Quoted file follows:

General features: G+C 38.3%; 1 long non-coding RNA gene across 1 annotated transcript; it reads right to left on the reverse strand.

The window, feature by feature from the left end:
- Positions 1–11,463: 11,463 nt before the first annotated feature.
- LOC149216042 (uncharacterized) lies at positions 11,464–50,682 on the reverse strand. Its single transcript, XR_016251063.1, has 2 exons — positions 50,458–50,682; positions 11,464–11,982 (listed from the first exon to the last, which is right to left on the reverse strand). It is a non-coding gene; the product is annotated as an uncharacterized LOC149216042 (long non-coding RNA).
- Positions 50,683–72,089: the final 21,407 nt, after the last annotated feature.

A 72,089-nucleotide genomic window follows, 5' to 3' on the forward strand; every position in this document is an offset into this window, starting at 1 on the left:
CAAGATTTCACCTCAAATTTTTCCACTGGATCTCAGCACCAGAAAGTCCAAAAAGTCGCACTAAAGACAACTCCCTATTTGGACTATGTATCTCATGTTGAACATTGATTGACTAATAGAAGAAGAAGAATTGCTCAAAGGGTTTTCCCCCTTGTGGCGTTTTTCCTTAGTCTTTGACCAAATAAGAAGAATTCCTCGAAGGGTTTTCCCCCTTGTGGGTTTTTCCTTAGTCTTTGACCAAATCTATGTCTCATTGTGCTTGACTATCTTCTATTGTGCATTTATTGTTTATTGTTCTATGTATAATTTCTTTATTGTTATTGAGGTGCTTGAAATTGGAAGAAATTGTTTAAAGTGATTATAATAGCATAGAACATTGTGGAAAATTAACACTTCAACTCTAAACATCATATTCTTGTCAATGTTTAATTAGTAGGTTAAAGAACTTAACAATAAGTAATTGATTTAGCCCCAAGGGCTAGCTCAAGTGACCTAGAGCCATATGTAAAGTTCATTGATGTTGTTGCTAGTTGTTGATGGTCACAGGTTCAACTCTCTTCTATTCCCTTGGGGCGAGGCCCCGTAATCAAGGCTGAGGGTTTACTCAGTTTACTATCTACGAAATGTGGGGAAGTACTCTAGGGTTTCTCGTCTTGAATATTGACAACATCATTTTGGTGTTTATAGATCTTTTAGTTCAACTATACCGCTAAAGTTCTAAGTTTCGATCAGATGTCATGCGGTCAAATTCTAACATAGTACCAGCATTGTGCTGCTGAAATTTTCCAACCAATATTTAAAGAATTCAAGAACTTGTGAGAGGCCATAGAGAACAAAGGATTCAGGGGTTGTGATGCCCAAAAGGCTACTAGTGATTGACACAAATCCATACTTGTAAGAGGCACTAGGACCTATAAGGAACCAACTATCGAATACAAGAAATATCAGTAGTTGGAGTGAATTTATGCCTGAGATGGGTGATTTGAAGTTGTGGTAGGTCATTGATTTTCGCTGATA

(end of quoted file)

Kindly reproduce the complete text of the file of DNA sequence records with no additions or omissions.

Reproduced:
General features: G+C 38.3%; 1 long non-coding RNA gene across 1 annotated transcript; it reads right to left on the reverse strand.

The window, feature by feature from the left end:
- Positions 1–11,463: 11,463 nt before the first annotated feature.
- LOC149216042 (uncharacterized) lies at positions 11,464–50,682 on the reverse strand. Its single transcript, XR_016251063.1, has 2 exons — positions 50,458–50,682; positions 11,464–11,982 (listed from the first exon to the last, which is right to left on the reverse strand). It is a non-coding gene; the product is annotated as an uncharacterized LOC149216042 (long non-coding RNA).
- Positions 50,683–72,089: the final 21,407 nt, after the last annotated feature.

A 72,089-nucleotide genomic window follows, 5' to 3' on the forward strand; every position in this document is an offset into this window, starting at 1 on the left:
CAAGATTTCACCTCAAATTTTTCCACTGGATCTCAGCACCAGAAAGTCCAAAAAGTCGCACTAAAGACAACTCCCTATTTGGACTATGTATCTCATGTTGAACATTGATTGACTAATAGAAGAAGAAGAATTGCTCAAAGGGTTTTCCCCCTTGTGGCGTTTTTCCTTAGTCTTTGACCAAATAAGAAGAATTCCTCGAAGGGTTTTCCCCCTTGTGGGTTTTTCCTTAGTCTTTGACCAAATCTATGTCTCATTGTGCTTGACTATCTTCTATTGTGCATTTATTGTTTATTGTTCTATGTATAATTTCTTTATTGTTATTGAGGTGCTTGAAATTGGAAGAAATTGTTTAAAGTGATTATAATAGCATAGAACATTGTGGAAAATTAACACTTCAACTCTAAACATCATATTCTTGTCAATGTTTAATTAGTAGGTTAAAGAACTTAACAATAAGTAATTGATTTAGCCCCAAGGGCTAGCTCAAGTGACCTAGAGCCATATGTAAAGTTCATTGATGTTGTTGCTAGTTGTTGATGGTCACAGGTTCAACTCTCTTCTATTCCCTTGGGGCGAGGCCCCGTAATCAAGGCTGAGGGTTTACTCAGTTTACTATCTACGAAATGTGGGGAAGTACTCTAGGGTTTCTCGTCTTGAATATTGACAACATCATTTTGGTGTTTATAGATCTTTTAGTTCAACTATACCGCTAAAGTTCTAAGTTTCGATCAGATGTCATGCGGTCAAATTCTAACATAGTACCAGCATTGTGCTGCTGAAATTTTCCAACCAATATTTAAAGAATTCAAGAACTTGTGAGAGGCCATAGAGAACAAAGGATTCAGGGGTTGTGATGCCCAAAAGGCTACTAGTGATTGACACAAATCCATACTTGTAAGAGGCACTAGGACCTATAAGGAACCAACTATCGAATACAAGAAATATCAGTAGTTGGAGTGAATTTATGCCTGAGATGGGTGATTTGAAGTTGTGGTAGGTCATTGATTTTCGCTGATA